December 9

    John Malkovich

    John Malkovich

    On this date in 1953, actor John Gavin Malkovich was born in Christopher, Ill., to Daniel and Joe Anne (née Choisser) Malkovich. His father was a state conservation director and publisher of Outdoor Illinois, a conservation magazine. His mother owned the Benton Evening News. He attended Eastern Illinois University and Illinois State University, majoring in theater. Malkovich joined Chicago’s Steppenwolf Theater in 1976. He won an Obie for his role in the 1983 play “True West.” He appeared in the Broadway revival of “Death of a Salesman” with Dustin Hoffman in 1984 and won an Emmy for the TV movie version.

    Malkovich has made over 70 movies. His first film work was as an extra in Robert Altman’s “A Wedding” (1978). His real screen debut was as a blind man in “Places in the Heart” (1984). Other films include “The Killing Fields” (1984), “The Glass Menagerie” (1987), “Dangerous Liaisons” (1988), “Portrait of a Lady” (1996), “Con Air” (1997), “The Man in the Iron Mask” (1998), “Being John Malkovich” (1999),  “Johnny English” (2003), “Burn After Reading” (2008) and “Changeling” (2008), which starred Angelina Jolie.

    More recently he appeared in “Transformers: Dark of the Moon” (2011), Warm Bodies” (2013), “Zoolander 2” (2016), “Unlocked” (2017), “Supercon” (2018) and “Velvet Buzzsaw” (2019). He also wrote and starred in “100 Years: The Movie You Will Never See” (2016), directed by Robert Rodriguez. The movie is locked in a vault in the south of France, not to be seen before 2115.

    Malkovich was married to actress Glenne Headly from 1982-88. They divorced after Malkovich became involved with Michelle Pfeiffer on the set of “Dangerous Liaisons.” He met his long-term partner Nicoletta Peyran on the set of “The Sheltering Sky” in 1989. They have two children, Amandine and Loewy.

    “I’m an atheist. I wouldn’t say I’m without spiritual belief particularly, or rather, specifically. Maybe I’m agnostic, but I’m not quite sure there’s some great creator somehow controlling everything and giving us free will. I don’t know; it doesn’t seem to make a lot of sense to me.”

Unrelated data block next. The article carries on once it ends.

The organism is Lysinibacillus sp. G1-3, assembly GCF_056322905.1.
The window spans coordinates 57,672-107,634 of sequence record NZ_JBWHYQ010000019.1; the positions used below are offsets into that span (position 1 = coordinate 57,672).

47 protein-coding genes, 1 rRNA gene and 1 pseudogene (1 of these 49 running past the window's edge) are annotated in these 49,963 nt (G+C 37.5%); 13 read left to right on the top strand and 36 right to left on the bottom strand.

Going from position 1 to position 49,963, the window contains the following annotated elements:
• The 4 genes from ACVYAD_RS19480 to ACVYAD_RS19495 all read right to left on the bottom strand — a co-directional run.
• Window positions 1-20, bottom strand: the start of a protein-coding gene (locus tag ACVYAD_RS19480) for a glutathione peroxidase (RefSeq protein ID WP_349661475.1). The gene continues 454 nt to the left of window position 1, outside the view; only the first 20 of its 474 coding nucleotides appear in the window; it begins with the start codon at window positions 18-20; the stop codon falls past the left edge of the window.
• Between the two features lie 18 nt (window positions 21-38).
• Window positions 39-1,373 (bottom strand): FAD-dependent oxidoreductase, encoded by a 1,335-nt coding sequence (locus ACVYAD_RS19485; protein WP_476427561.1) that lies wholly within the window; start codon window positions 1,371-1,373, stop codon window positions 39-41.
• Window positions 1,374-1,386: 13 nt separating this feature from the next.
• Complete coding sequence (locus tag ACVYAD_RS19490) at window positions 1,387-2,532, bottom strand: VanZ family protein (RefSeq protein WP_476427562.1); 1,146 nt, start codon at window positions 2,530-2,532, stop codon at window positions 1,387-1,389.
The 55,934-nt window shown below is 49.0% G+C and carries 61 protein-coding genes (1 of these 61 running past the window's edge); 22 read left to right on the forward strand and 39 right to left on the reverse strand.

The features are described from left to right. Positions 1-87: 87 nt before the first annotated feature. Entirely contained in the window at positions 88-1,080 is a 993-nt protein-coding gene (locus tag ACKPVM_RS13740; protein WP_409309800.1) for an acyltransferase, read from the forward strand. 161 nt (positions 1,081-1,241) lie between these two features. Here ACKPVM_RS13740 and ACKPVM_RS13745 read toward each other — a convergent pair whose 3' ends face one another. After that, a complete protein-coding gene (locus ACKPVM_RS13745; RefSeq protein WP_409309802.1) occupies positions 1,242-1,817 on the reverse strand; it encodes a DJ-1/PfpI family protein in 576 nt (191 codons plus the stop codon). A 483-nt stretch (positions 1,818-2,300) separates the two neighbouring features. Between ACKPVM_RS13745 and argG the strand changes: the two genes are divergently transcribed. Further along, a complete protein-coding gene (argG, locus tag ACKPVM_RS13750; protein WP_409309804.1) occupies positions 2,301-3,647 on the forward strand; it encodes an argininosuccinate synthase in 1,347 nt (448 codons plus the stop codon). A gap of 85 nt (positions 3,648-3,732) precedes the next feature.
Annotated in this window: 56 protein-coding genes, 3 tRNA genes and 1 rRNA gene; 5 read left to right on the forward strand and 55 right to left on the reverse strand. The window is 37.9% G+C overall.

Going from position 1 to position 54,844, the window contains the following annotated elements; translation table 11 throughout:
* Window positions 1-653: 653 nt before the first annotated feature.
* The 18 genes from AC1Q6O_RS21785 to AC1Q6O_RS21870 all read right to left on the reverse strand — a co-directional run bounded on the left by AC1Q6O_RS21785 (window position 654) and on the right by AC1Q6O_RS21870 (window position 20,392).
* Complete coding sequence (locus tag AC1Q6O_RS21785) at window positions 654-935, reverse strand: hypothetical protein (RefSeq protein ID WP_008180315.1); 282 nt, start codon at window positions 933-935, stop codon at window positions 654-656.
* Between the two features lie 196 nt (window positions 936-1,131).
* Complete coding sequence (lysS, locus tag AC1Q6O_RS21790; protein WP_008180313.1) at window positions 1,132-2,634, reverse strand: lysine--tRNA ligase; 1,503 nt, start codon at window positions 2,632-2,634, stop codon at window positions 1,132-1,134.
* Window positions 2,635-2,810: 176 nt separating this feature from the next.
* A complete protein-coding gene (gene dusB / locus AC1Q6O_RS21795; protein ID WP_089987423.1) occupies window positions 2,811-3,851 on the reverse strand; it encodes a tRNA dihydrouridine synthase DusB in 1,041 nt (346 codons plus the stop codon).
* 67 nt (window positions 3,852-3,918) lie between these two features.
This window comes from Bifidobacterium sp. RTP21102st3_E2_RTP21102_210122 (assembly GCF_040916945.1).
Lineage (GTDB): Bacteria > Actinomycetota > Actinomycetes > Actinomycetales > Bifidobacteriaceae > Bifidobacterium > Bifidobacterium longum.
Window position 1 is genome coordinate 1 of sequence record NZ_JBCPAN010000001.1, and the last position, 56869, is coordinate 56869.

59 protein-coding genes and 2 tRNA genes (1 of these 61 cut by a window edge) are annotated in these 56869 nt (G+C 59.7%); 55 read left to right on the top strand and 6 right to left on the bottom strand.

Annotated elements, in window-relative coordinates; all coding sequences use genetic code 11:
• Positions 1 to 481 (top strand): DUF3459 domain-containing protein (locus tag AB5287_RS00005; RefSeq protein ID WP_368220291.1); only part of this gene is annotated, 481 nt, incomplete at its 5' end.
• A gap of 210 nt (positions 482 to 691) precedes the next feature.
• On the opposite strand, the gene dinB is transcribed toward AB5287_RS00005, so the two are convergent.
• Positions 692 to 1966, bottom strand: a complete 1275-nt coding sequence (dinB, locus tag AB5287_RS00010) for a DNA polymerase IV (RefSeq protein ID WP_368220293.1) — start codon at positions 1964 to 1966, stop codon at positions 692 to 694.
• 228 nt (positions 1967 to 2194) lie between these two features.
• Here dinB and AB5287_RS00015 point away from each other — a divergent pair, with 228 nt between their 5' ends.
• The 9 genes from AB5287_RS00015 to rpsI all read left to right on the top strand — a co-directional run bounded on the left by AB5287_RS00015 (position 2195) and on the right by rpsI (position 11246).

—Toronto Star interview (Sept. 11, 2008)
    Compiled by Annie Laurie Gaylor; photo by S. Bukley,

    Richard Carlile

    Richard Carlile

    On this date in 1790, freethinker and tireless free-speech champion Richard Carlile was born in Ashburton, Devon, England. After attending charity schools, Carlile began working at 13. In 1813 Carlile moved to London. He was jailed for selling political satires in 1817. A freethinking deist, he published an inexpensive version of The Age of Reason by Thomas Paine and The Deist, a pioneering and popular freethinking weekly. Carlile was prosecuted for blasphemy and seditious libel in 1819 by the Society for the Suppression of Vice.

    He became a cause celebre during two trials in the Guildhall where he defended himself. He was convicted and sentenced to pay £1500 and spend three years in prison. Carlile’s prison stay was doubled after he refused to pay the fine. He spent 1819-1825 at Dorcester prison, where he published freethought tracts with wide circulation and influence. He took over publication in 1852 of the weekly Republican, a major freethought periodical with a circulation of 4,000 to 5,000. Carlile’s wife Jane and his sister and many supporters were imprisoned for disseminating his tracts.

    A campaign called the “war of the shopmen” continued until Carlile, his workers and vendors were released. Carlile opened up a shop to print and promote freethought literature and teamed up with “Rev.” Robert Taylor in the late 1820s on freethought speaking tours. Together they opened the Rotunda in London, a hub of dissent. Both men were arrested and convicted of various blasphemies in 1831. Carlile continued organizing and writing from prison with the help of Eliza Sharples, known as “Isis,” who became his common-law wife. They had at least four children.

    Carlile spent more than a decade of his life in prison. He is remembered for his pioneering support for birth control, universal suffrage, parliamentary reform and free speech advocacy. He died in 1843 at age 52.

    “The fable of a god or gods visiting the earth did not originate with Christianity.”

    —Carlile, cited by Ira Cardiff in "What Great Men Think About Religion" (1945)

    Hermione Gingold

    Hermione Gingold